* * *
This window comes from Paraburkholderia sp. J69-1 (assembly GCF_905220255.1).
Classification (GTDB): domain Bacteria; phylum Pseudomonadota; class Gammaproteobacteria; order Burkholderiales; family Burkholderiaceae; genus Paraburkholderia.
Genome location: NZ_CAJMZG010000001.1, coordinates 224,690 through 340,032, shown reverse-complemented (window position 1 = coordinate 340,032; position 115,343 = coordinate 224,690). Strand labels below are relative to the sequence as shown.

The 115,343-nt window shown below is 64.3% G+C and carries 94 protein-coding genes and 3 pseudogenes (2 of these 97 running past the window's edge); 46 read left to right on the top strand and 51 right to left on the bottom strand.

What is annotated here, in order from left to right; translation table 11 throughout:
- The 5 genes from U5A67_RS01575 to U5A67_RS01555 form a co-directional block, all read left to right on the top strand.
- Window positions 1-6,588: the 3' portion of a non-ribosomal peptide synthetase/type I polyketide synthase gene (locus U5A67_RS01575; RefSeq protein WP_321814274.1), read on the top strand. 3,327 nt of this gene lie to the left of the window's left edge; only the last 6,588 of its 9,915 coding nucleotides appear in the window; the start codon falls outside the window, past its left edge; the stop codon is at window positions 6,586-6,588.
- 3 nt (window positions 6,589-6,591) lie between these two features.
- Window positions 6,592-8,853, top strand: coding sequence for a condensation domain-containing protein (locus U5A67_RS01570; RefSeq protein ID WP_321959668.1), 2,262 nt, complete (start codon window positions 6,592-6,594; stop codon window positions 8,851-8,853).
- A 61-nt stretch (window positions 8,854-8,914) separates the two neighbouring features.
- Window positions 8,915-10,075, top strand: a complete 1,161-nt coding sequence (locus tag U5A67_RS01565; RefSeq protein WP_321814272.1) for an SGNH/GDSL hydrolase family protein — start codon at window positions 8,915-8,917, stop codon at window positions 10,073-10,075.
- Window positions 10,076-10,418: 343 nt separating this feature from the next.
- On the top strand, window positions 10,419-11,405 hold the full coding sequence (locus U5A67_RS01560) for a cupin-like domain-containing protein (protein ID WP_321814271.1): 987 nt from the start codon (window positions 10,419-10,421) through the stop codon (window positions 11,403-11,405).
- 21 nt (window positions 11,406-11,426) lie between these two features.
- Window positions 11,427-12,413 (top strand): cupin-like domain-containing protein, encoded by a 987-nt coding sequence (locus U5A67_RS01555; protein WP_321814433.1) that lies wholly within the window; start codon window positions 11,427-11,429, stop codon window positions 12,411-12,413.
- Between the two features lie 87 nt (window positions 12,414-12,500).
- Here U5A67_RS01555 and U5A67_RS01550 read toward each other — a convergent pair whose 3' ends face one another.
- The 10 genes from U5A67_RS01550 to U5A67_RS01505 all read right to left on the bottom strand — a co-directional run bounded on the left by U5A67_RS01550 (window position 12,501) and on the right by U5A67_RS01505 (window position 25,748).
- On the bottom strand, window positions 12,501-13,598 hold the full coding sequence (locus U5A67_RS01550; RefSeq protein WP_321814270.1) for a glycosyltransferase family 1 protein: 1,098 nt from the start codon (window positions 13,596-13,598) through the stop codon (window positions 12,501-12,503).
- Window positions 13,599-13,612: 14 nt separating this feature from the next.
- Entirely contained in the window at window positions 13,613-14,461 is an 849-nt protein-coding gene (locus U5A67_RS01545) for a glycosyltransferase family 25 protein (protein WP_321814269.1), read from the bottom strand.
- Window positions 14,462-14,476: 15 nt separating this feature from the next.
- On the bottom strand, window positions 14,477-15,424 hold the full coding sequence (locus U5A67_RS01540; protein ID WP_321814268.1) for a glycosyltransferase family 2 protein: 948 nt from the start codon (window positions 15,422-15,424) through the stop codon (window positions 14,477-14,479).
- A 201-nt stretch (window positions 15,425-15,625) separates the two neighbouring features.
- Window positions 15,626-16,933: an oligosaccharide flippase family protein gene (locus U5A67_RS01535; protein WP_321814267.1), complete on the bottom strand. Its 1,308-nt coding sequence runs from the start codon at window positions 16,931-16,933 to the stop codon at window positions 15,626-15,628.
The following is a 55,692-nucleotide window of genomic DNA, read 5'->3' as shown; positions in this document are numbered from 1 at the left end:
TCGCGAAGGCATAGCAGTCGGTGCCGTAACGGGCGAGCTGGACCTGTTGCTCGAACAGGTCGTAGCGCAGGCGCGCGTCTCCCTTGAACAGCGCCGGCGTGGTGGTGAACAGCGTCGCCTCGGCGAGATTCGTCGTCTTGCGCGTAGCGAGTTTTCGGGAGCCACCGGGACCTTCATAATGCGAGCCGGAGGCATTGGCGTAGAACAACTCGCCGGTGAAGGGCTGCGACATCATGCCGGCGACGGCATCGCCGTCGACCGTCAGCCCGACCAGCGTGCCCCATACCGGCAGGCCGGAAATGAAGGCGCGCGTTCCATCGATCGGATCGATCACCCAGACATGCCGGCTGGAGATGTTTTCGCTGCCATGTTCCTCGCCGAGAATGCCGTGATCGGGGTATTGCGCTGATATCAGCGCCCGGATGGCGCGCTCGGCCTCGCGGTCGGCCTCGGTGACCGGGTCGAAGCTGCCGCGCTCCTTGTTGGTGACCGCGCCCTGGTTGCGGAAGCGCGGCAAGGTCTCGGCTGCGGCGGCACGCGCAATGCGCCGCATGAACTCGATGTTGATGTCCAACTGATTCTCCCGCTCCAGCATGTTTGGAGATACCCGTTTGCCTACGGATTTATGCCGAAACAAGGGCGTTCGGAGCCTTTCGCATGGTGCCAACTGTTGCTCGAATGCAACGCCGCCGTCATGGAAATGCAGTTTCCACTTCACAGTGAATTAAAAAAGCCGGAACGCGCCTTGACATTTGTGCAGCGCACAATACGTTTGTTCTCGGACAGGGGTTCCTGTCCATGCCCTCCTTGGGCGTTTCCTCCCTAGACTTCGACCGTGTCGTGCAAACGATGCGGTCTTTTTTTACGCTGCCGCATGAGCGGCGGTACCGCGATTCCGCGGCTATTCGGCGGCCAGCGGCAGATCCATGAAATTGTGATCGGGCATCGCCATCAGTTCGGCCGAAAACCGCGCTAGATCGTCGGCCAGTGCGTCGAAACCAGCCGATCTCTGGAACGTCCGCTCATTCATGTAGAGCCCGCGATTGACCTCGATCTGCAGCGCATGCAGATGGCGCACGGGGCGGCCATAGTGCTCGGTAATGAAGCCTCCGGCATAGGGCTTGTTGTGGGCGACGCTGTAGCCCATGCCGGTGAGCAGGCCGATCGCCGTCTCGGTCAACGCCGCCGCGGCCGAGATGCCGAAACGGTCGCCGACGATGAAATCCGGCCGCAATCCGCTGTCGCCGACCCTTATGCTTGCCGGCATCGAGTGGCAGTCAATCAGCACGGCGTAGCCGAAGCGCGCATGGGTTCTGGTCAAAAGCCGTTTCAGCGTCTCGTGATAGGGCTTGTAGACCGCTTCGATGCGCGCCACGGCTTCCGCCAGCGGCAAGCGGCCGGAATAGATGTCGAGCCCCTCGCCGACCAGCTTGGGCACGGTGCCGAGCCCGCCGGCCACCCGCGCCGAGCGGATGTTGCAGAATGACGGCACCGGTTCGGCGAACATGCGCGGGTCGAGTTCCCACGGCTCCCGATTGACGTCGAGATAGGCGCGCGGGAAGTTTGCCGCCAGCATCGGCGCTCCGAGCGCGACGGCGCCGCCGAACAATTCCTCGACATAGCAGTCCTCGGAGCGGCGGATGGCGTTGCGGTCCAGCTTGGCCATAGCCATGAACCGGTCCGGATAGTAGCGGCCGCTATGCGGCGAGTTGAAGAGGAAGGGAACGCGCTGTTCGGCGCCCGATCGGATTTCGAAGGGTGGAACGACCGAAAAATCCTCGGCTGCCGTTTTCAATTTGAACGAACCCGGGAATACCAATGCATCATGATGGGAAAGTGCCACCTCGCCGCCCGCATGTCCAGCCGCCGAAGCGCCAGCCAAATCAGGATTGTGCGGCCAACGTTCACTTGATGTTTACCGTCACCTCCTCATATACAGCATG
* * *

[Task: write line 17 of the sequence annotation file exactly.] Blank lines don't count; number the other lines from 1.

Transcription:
- Here U5A67_RS01555 and U5A67_RS01550 read toward each other — a convergent pair whose 3' ends face one another.